Well, we haven’t seen Vice President Kamala Harris much in recent weeks, which is not necessarily a bad thing considering she hasn’t embarrassed the U.S. with any of her cringey word salads lately.
She did spend some time on Twitter in November, posting videos and photos of herself, her family, and her visits to other countries, as well as some places here in the United States. But a tweet she posted on Monday about vaccines that has garnered a fair amount of attention, especially after Secretary of Health and Human Services, Xavier Becerra posted a related one the following day that seem to contradict Harris’ message.
Harris’ tweet stated, “One shot, once a year, that’s all most people will need to stay protected from COVID year-long,” while including a link to vaccines.gov.
Becerra’s tweet suggested to people that if they hadn’t had a shot in over two months that they should go ahead and “get one now” to help protect you from the worst outcomes of COVID.” The message was directed at people over 50 years old, who the CDC say are the most likely to die from severe cases of the coronavirus.
So, which is it? Should you just get one once a year or every two months? The mixed messaging understandably caused some confusion, with some wondering what the science was behind the varying claims.
Others noted that getting the vaccine did not protect you from catching it again (though the CDC says it can potentially keep you from having to deal with severe cases), which was not included in Harris’ message, while many who responded to Becera wondered exactly when did every two months thing start.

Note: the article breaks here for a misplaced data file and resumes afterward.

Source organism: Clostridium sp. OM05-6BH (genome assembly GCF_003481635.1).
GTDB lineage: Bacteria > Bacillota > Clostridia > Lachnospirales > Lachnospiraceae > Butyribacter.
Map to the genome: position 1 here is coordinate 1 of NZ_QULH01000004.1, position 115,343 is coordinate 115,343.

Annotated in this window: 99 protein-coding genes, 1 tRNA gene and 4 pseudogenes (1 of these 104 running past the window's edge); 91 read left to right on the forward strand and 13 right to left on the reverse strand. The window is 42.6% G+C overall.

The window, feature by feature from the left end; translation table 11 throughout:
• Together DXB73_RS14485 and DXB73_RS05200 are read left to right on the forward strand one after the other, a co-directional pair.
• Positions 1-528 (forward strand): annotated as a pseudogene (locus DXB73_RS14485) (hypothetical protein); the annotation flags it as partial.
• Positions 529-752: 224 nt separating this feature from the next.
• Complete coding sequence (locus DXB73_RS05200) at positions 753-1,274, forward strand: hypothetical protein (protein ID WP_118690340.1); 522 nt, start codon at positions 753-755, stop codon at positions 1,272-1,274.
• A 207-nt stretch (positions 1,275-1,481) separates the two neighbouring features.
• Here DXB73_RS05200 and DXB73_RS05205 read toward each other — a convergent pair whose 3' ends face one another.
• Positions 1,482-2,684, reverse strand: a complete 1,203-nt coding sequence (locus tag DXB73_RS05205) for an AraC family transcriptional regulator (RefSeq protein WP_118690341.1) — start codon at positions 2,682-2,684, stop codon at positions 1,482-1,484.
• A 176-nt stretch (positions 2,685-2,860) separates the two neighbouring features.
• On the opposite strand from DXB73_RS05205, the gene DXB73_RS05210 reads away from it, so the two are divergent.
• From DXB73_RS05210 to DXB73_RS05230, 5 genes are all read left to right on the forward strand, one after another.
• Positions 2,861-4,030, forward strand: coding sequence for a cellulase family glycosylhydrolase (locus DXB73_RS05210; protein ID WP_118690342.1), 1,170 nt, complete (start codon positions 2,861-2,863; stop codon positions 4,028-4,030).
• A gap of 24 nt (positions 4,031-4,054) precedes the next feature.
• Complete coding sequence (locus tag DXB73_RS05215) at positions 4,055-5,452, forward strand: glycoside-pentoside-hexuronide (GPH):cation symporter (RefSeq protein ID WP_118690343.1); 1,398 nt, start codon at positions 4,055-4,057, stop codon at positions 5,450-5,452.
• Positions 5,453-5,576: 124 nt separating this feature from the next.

Instead of listening to either one of them, I went directly to the CDC’s website, where there was more confusing information, and where I was directed to different links much in the way you get transferred from person to person during a phone call to your insurance company or cell phone provider.
One page tells you how to “stay up to date” with the vaccines and boosters, but directs you to another page if you are “moderately or severely immunocompromised.” On that page, it tells you that such people should “get an extra primary series dose if receiving the Moderna or Pfizer-BioNTech series” and below that gives drop-down dosage recommendations for kids and adults, and some of them go beyond four doses including the initial two that were heavily promote d in 2021.
As confusing as it all is, if you are one of those who decided to take the vaccine, the best thing to do is quit listening to politicians and other public health officials and consult with your doctor.
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